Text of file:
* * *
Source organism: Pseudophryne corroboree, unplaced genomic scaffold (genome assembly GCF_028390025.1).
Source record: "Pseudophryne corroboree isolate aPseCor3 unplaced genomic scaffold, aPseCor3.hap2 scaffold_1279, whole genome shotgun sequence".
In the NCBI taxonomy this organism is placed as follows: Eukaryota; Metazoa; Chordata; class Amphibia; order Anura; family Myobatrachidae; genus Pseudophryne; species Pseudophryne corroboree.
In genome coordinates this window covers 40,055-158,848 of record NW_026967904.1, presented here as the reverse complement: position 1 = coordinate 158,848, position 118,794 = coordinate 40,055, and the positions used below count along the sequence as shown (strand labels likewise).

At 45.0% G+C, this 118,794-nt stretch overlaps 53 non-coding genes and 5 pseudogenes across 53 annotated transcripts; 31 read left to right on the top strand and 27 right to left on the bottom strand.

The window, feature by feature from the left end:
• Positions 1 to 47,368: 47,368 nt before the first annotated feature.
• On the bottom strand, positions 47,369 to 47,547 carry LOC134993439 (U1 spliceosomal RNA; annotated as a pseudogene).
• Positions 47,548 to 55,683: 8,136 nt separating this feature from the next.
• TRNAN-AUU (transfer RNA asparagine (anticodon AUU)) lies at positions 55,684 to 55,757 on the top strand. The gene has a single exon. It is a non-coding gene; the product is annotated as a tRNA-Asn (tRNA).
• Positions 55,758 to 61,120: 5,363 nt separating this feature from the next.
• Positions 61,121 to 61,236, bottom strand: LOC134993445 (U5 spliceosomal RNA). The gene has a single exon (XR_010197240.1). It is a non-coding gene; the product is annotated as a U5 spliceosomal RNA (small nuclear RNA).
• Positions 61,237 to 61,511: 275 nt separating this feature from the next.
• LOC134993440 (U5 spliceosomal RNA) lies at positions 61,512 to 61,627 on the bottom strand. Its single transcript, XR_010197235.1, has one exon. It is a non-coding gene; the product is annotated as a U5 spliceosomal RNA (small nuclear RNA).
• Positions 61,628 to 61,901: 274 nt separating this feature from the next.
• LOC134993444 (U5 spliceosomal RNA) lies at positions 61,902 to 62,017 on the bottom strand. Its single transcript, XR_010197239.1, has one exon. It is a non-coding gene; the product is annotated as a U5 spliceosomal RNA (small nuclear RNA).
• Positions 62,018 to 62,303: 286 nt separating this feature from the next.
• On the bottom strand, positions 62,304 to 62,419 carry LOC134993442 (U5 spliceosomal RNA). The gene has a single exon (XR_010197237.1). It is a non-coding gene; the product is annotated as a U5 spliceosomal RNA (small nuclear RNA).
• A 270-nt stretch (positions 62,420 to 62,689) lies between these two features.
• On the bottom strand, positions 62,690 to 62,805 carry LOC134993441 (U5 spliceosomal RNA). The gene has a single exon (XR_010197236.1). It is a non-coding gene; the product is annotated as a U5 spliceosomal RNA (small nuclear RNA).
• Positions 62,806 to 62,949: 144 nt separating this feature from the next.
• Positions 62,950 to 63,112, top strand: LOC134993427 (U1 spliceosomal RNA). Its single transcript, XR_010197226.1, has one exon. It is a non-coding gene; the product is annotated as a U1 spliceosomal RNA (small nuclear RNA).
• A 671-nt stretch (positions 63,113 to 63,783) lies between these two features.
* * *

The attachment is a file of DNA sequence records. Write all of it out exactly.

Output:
Source organism: Pseudophryne corroboree, unplaced genomic scaffold (genome assembly GCF_028390025.1).
Source record: "Pseudophryne corroboree isolate aPseCor3 unplaced genomic scaffold, aPseCor3.hap2 scaffold_1279, whole genome shotgun sequence".
In the NCBI taxonomy this organism is placed as follows: Eukaryota; Metazoa; Chordata; class Amphibia; order Anura; family Myobatrachidae; genus Pseudophryne; species Pseudophryne corroboree.
In genome coordinates this window covers 40,055-158,848 of record NW_026967904.1, presented here as the reverse complement: position 1 = coordinate 158,848, position 118,794 = coordinate 40,055, and the positions used below count along the sequence as shown (strand labels likewise).

At 45.0% G+C, this 118,794-nt stretch overlaps 53 non-coding genes and 5 pseudogenes across 53 annotated transcripts; 31 read left to right on the top strand and 27 right to left on the bottom strand.

The window, feature by feature from the left end:
• Positions 1 to 47,368: 47,368 nt before the first annotated feature.
• On the bottom strand, positions 47,369 to 47,547 carry LOC134993439 (U1 spliceosomal RNA; annotated as a pseudogene).
• Positions 47,548 to 55,683: 8,136 nt separating this feature from the next.
• TRNAN-AUU (transfer RNA asparagine (anticodon AUU)) lies at positions 55,684 to 55,757 on the top strand. The gene has a single exon. It is a non-coding gene; the product is annotated as a tRNA-Asn (tRNA).
• Positions 55,758 to 61,120: 5,363 nt separating this feature from the next.
• Positions 61,121 to 61,236, bottom strand: LOC134993445 (U5 spliceosomal RNA). The gene has a single exon (XR_010197240.1). It is a non-coding gene; the product is annotated as a U5 spliceosomal RNA (small nuclear RNA).
• Positions 61,237 to 61,511: 275 nt separating this feature from the next.
• LOC134993440 (U5 spliceosomal RNA) lies at positions 61,512 to 61,627 on the bottom strand. Its single transcript, XR_010197235.1, has one exon. It is a non-coding gene; the product is annotated as a U5 spliceosomal RNA (small nuclear RNA).
• Positions 61,628 to 61,901: 274 nt separating this feature from the next.
• LOC134993444 (U5 spliceosomal RNA) lies at positions 61,902 to 62,017 on the bottom strand. Its single transcript, XR_010197239.1, has one exon. It is a non-coding gene; the product is annotated as a U5 spliceosomal RNA (small nuclear RNA).
• Positions 62,018 to 62,303: 286 nt separating this feature from the next.
• On the bottom strand, positions 62,304 to 62,419 carry LOC134993442 (U5 spliceosomal RNA). The gene has a single exon (XR_010197237.1). It is a non-coding gene; the product is annotated as a U5 spliceosomal RNA (small nuclear RNA).
• A 270-nt stretch (positions 62,420 to 62,689) lies between these two features.
• On the bottom strand, positions 62,690 to 62,805 carry LOC134993441 (U5 spliceosomal RNA). The gene has a single exon (XR_010197236.1). It is a non-coding gene; the product is annotated as a U5 spliceosomal RNA (small nuclear RNA).
• Positions 62,806 to 62,949: 144 nt separating this feature from the next.
• Positions 62,950 to 63,112, top strand: LOC134993427 (U1 spliceosomal RNA). Its single transcript, XR_010197226.1, has one exon. It is a non-coding gene; the product is annotated as a U1 spliceosomal RNA (small nuclear RNA).
• A 671-nt stretch (positions 63,113 to 63,783) lies between these two features.